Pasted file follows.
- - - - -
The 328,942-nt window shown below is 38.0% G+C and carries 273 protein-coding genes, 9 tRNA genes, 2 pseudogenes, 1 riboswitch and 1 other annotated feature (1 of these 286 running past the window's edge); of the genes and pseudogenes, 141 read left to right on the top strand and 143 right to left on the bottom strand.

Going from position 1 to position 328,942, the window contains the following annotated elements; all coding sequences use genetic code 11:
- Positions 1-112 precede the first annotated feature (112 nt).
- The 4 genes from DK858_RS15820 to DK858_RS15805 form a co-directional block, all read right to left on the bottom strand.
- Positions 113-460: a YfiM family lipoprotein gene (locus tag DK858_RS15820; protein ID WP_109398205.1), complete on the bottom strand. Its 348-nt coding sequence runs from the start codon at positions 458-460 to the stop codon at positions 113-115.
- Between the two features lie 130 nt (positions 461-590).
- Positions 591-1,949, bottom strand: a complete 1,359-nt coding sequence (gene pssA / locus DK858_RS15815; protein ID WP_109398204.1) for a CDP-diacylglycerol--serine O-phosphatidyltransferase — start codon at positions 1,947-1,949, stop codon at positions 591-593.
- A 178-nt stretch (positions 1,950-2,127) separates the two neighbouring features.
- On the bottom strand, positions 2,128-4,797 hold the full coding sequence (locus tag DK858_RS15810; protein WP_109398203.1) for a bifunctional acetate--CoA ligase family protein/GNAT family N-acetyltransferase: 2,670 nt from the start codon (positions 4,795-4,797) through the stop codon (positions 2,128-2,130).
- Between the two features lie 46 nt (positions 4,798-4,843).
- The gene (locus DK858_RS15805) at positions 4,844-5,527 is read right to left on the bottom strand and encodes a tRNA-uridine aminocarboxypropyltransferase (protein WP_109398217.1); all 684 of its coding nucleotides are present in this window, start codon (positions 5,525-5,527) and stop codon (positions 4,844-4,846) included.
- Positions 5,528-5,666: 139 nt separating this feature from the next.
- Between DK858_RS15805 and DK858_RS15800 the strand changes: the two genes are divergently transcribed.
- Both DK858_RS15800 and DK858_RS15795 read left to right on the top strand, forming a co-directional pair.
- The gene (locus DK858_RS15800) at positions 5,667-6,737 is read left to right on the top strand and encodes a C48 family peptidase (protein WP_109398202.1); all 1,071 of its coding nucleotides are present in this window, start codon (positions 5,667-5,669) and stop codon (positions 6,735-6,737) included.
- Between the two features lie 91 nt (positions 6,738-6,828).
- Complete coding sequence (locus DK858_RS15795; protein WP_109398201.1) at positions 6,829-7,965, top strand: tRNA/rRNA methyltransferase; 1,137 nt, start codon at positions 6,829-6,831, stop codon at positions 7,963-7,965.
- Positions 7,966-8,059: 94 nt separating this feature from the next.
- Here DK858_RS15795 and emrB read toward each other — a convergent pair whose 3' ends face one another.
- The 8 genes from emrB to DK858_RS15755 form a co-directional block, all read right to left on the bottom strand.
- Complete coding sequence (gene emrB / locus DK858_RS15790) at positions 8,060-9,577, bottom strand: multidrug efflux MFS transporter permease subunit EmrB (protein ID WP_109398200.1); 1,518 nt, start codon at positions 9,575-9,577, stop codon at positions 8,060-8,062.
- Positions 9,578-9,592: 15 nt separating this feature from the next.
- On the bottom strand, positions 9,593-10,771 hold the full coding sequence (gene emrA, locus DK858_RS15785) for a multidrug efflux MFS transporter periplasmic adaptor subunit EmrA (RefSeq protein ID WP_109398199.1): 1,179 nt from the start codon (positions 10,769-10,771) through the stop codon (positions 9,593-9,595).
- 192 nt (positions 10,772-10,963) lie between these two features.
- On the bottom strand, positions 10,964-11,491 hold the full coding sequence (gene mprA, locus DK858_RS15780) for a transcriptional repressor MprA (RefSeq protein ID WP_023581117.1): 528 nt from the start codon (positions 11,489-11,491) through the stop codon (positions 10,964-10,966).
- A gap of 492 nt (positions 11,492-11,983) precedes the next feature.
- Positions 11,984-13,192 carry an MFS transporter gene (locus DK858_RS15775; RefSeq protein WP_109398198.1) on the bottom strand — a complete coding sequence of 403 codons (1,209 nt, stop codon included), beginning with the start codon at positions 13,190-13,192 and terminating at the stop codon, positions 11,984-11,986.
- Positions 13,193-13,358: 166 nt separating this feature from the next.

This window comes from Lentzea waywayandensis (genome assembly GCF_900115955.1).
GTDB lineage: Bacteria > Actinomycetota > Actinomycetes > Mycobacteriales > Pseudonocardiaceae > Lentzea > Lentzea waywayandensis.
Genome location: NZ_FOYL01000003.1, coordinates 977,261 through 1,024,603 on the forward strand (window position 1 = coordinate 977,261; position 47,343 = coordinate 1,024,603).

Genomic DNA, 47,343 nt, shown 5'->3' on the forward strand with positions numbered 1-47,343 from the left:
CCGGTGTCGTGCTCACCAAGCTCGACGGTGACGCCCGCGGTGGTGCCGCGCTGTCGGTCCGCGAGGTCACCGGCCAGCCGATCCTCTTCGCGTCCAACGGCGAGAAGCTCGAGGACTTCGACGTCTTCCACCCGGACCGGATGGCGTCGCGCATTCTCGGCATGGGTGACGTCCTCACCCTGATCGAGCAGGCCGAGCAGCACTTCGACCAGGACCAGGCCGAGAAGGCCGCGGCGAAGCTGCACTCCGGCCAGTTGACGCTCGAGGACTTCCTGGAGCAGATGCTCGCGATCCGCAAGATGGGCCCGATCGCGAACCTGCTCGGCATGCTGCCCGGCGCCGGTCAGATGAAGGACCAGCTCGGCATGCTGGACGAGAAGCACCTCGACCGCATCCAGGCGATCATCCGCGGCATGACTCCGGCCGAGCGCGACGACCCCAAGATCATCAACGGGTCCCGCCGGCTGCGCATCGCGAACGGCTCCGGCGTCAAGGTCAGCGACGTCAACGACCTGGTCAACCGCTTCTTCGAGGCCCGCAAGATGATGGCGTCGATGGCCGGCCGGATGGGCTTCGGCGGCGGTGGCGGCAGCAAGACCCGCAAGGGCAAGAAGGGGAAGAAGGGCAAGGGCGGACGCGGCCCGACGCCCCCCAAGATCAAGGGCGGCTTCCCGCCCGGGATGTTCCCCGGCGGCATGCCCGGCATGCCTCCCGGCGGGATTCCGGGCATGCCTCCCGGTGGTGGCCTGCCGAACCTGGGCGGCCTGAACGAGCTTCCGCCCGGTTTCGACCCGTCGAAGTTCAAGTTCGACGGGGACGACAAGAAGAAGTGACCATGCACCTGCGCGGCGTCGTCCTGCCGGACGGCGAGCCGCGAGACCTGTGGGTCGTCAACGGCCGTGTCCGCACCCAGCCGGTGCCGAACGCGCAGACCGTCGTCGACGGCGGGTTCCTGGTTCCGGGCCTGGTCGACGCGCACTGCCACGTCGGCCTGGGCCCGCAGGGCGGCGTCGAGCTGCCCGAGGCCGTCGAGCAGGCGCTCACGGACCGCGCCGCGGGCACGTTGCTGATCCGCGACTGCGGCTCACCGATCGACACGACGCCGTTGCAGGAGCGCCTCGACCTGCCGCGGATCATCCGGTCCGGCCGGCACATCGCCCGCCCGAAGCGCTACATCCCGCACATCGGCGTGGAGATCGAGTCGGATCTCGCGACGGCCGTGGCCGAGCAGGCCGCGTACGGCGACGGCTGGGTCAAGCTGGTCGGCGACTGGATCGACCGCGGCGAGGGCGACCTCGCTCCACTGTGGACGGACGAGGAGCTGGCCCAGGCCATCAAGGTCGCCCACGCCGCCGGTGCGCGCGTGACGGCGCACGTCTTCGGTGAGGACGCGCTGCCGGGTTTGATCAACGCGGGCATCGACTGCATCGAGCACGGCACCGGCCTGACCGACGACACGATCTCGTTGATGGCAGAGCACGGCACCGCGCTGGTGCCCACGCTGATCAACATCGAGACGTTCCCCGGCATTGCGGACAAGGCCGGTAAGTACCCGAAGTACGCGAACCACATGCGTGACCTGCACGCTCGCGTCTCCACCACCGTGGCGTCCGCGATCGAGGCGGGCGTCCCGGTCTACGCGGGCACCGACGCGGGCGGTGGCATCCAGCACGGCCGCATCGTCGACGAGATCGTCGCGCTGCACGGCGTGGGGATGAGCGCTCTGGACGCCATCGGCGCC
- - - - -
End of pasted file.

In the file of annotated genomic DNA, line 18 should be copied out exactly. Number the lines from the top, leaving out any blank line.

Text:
- Positions 7,966-8,059: 94 nt separating this feature from the next.